1897 Wreck of the Idaho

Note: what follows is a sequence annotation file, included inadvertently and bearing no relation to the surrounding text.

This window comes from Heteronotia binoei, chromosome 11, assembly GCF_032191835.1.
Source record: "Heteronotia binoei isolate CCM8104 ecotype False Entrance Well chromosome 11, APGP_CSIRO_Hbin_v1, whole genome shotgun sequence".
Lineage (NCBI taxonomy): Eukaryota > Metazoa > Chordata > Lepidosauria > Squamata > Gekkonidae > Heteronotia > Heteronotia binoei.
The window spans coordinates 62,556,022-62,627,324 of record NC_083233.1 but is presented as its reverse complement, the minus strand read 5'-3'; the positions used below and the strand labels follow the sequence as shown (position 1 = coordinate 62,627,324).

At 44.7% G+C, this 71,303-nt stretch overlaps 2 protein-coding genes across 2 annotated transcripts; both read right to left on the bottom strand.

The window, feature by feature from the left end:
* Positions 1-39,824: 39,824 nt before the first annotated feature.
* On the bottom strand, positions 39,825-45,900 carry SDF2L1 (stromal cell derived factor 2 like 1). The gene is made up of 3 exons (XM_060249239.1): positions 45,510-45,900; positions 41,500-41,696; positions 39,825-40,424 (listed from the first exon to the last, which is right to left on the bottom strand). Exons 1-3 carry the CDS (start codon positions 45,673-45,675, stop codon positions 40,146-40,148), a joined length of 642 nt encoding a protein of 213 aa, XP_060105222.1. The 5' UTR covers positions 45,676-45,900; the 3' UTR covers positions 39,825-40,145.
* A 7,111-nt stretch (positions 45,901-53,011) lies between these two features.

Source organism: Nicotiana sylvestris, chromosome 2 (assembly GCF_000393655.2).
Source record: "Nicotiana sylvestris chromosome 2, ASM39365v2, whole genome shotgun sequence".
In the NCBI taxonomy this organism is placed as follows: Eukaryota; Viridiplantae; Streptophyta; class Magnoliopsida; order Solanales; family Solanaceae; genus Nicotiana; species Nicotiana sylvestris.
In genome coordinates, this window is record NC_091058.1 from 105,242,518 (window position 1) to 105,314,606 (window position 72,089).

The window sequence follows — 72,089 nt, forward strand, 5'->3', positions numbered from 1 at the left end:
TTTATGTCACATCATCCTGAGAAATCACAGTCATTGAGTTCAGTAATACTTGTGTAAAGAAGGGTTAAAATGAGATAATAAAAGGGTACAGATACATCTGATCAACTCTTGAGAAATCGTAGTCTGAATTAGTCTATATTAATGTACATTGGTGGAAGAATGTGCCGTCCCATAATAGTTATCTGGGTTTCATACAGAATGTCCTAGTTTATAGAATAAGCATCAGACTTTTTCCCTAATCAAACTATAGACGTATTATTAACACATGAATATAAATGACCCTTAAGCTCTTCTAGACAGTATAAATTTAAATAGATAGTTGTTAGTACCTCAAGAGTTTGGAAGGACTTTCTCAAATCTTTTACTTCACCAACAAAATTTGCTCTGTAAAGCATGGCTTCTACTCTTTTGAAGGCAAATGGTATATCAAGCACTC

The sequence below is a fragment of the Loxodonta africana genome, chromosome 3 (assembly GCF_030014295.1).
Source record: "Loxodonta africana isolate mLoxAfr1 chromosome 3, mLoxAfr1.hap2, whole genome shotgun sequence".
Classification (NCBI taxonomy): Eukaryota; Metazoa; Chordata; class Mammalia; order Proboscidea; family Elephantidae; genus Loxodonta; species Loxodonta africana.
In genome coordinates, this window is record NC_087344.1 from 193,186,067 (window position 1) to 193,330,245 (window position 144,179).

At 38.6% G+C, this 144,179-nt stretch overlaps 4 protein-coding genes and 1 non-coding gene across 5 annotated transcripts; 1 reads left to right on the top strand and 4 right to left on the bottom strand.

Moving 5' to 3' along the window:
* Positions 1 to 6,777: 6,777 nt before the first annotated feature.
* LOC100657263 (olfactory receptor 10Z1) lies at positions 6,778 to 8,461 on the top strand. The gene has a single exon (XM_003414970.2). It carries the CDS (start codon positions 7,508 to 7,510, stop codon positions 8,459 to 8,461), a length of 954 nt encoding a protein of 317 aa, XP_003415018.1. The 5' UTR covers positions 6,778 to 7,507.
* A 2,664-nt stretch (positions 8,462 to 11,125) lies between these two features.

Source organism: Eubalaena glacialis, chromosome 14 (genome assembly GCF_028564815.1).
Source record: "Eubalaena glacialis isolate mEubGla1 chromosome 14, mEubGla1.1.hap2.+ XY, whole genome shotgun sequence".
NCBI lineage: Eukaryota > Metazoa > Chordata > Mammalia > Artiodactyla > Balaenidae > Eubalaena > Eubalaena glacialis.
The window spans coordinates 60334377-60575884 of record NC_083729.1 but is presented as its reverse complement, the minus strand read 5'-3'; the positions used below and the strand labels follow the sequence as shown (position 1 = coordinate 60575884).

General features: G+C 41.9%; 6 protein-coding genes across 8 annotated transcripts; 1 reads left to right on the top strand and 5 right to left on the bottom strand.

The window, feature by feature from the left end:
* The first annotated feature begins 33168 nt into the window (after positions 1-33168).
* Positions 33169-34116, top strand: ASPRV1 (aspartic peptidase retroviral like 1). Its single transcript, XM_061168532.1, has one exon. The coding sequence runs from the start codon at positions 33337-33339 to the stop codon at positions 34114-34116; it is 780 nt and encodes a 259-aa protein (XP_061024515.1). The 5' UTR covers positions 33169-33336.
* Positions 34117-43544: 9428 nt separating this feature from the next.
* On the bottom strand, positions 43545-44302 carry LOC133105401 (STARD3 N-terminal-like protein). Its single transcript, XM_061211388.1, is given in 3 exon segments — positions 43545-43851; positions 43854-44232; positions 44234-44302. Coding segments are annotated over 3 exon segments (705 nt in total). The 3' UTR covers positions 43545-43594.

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History of the Great Lakes With Illustrations Published Chicago, J.H. Beers & Co., 1899 1897 Wreck of the Idaho, Pages 776-777 The wreck of the steamer Idaho off Long Point, on the night of November 5, was the most serious disaster of 1897 on the Great Lakes. This is true in both the number of lives lost and the monetary loss. The vessel sank, and with her went down 19 of the 21 men who constituted the ships company. The two survivors were Louis LaForce, second mate, and William Gill, a deck hand. The steamer herself was old, and was insured for not more than $10,000 or $15,000; but the amount of property aboard is etimated at from $75,000 to $100,000. The Idaho left Buffalo with the package freight for Milwaukee on the afternoon before the wreck. A November gale caught her before she reached Long Point. Her captain, Alexander Gillies, made the unfortunate decision to push on, leaving astern the safe shelter behind the point. Twelve miles beyond Long Point the Idaho began to ship water, and part of the crew was ordered to the pumps. After a little while the water got into the engine room, and then in the fire hold. Then the captain attempted to head the steamer around to get back under Long Point. As she veered a great roller swept over her, throwing her into the trough of the sea and washing half a dozen of the crew off the deck into the lake. All hands were at once ordered to the pumps except the watchman and a wheelman. One of the pumps broke, and the captain organized a line of fire buckets. Inch by inch, however, the water crept up until it was bubbling around the edge of the fires. In ten minutes the fires were quenched and the ship was at the absolute mercy of the sea. All then went on deck to lower the anchors in the hope that the ship would right herself. While the men were giving more line to the port anchor the stern began to sink and every wave slopped over it. Suddenly the moon broke through the clouds and the crew got the first light they had seen since the engine fires were extinguished. Gill saw the captain running forward, when a wave swept him far from the ship and as it passed the clouds closed over the moon and the night was black again. Gill and LaForce found themselves on the end of the deckhouse, and scrambled into the rigging as the Idaho went down. They scrambled to the crows nest, and there the Mariposa found them in the morning. While working on the pumps Gill and LaForce had stripped themselves to shirt and trousers, and there they clung, sprayed by every wave. Others of the crew had tried to launch one of the small boats and were swamped with it. Looking about them Gill and LaForce saw that all their companions had been lost. LaForce, who was above Gill, sighted a vessel just at daybreak and signaled frantically for it, but it steamed by and LaForce temporarily went mad with despair. He beat his head against the mast, prayed, sang and threatened Gill, whose position was less secure, and who was lost if he let go with one hand. To add to their misery hail began to fall and cut their faces. It was past noon when the Mariposa came into sight. The men were to stiff to signal her. They saw the Mariposa change her course, and captian Root bring her alongside. He lowered a small boat, but it was wrecked instantly. Three times he tried it. Finally he brought the Mariposa right up against the spar, and her crew lifted the men aboard. Gill was so cold that he could not unfasten his hands. LaForce says he was in the hold when the stern began to sink. The crew made a mad dash for the deck and one of the men was trampled to death by his companions, madly eager to escape. Resolutions adopted by the Buffalo Merchants Exchange, commending Capt. Frank Root of the Mariposa for his skill and courage in rescuing the two survivors, contained this paragraph: In bringing a great steel steamer nearly 350 feet long, in such a heaving sea, alongside the spar to which the two unfortunate men were clinging for their lives with a skill and nicety which enabled the rescue to be successfully made, Captian Root and his officers and crew not only proved themselves possessed of the highest skill and disipline as seamen, but showed a courage, coolness and nerve which belong only to the truly brave. Their seamanship and their courage were both brought to a supreme test, and both proved unsurpassed. .................. The Idaho was one of the oldest steam vessels on the lakes. She was built in 1863. A few years ago the Western Transit Company, which owned the boat, took her out of commission and she lay idle at Buffalo until a month or so before her loss. She was 220 feet long, with a net tonnage of 906. During the GAR Encampment the Idaho was used by the naval veterans as a lodging place. Beers index lists two ships named Idaho. #1 Idaho, schr. 37 g. t. b. '64, in com. #2 Idaho, prop., 1,100 g. t. b. '63 Cleveland, sunk off Long Point, 97, 19 lives lost.